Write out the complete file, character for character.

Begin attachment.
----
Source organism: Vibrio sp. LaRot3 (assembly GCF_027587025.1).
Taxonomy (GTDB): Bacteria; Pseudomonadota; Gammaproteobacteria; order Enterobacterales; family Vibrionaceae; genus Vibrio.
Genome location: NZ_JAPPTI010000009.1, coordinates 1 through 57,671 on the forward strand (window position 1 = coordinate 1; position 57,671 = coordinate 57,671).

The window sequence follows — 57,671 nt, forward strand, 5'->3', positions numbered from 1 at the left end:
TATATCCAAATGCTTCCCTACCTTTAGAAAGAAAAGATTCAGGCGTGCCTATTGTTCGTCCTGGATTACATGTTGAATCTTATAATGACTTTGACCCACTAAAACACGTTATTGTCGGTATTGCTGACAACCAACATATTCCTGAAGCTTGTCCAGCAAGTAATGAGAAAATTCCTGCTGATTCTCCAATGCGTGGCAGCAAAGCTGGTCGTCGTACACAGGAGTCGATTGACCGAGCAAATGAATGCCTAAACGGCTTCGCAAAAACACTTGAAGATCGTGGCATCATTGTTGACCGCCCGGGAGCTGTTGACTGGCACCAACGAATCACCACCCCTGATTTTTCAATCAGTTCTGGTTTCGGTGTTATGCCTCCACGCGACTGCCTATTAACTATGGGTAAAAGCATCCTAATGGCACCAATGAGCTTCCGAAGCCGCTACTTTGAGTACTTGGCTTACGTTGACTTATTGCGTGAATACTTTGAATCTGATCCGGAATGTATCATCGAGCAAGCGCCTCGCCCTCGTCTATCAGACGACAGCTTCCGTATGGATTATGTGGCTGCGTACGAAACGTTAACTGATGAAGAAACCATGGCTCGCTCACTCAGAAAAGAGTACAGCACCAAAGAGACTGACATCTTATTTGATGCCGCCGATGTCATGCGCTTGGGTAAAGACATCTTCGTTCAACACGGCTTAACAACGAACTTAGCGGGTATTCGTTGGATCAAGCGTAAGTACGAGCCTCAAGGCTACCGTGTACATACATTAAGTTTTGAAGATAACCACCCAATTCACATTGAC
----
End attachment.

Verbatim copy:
Source organism: Vibrio sp. LaRot3 (assembly GCF_027587025.1).
Taxonomy (GTDB): Bacteria; Pseudomonadota; Gammaproteobacteria; order Enterobacterales; family Vibrionaceae; genus Vibrio.
Genome location: NZ_JAPPTI010000009.1, coordinates 1 through 57,671 on the forward strand (window position 1 = coordinate 1; position 57,671 = coordinate 57,671).

The window sequence follows — 57,671 nt, forward strand, 5'->3', positions numbered from 1 at the left end:
TATATCCAAATGCTTCCCTACCTTTAGAAAGAAAAGATTCAGGCGTGCCTATTGTTCGTCCTGGATTACATGTTGAATCTTATAATGACTTTGACCCACTAAAACACGTTATTGTCGGTATTGCTGACAACCAACATATTCCTGAAGCTTGTCCAGCAAGTAATGAGAAAATTCCTGCTGATTCTCCAATGCGTGGCAGCAAAGCTGGTCGTCGTACACAGGAGTCGATTGACCGAGCAAATGAATGCCTAAACGGCTTCGCAAAAACACTTGAAGATCGTGGCATCATTGTTGACCGCCCGGGAGCTGTTGACTGGCACCAACGAATCACCACCCCTGATTTTTCAATCAGTTCTGGTTTCGGTGTTATGCCTCCACGCGACTGCCTATTAACTATGGGTAAAAGCATCCTAATGGCACCAATGAGCTTCCGAAGCCGCTACTTTGAGTACTTGGCTTACGTTGACTTATTGCGTGAATACTTTGAATCTGATCCGGAATGTATCATCGAGCAAGCGCCTCGCCCTCGTCTATCAGACGACAGCTTCCGTATGGATTATGTGGCTGCGTACGAAACGTTAACTGATGAAGAAACCATGGCTCGCTCACTCAGAAAAGAGTACAGCACCAAAGAGACTGACATCTTATTTGATGCCGCCGATGTCATGCGCTTGGGTAAAGACATCTTCGTTCAACACGGCTTAACAACGAACTTAGCGGGTATTCGTTGGATCAAGCGTAAGTACGAGCCTCAAGGCTACCGTGTACATACATTAAGTTTTGAAGATAACCACCCAATTCACATTGAC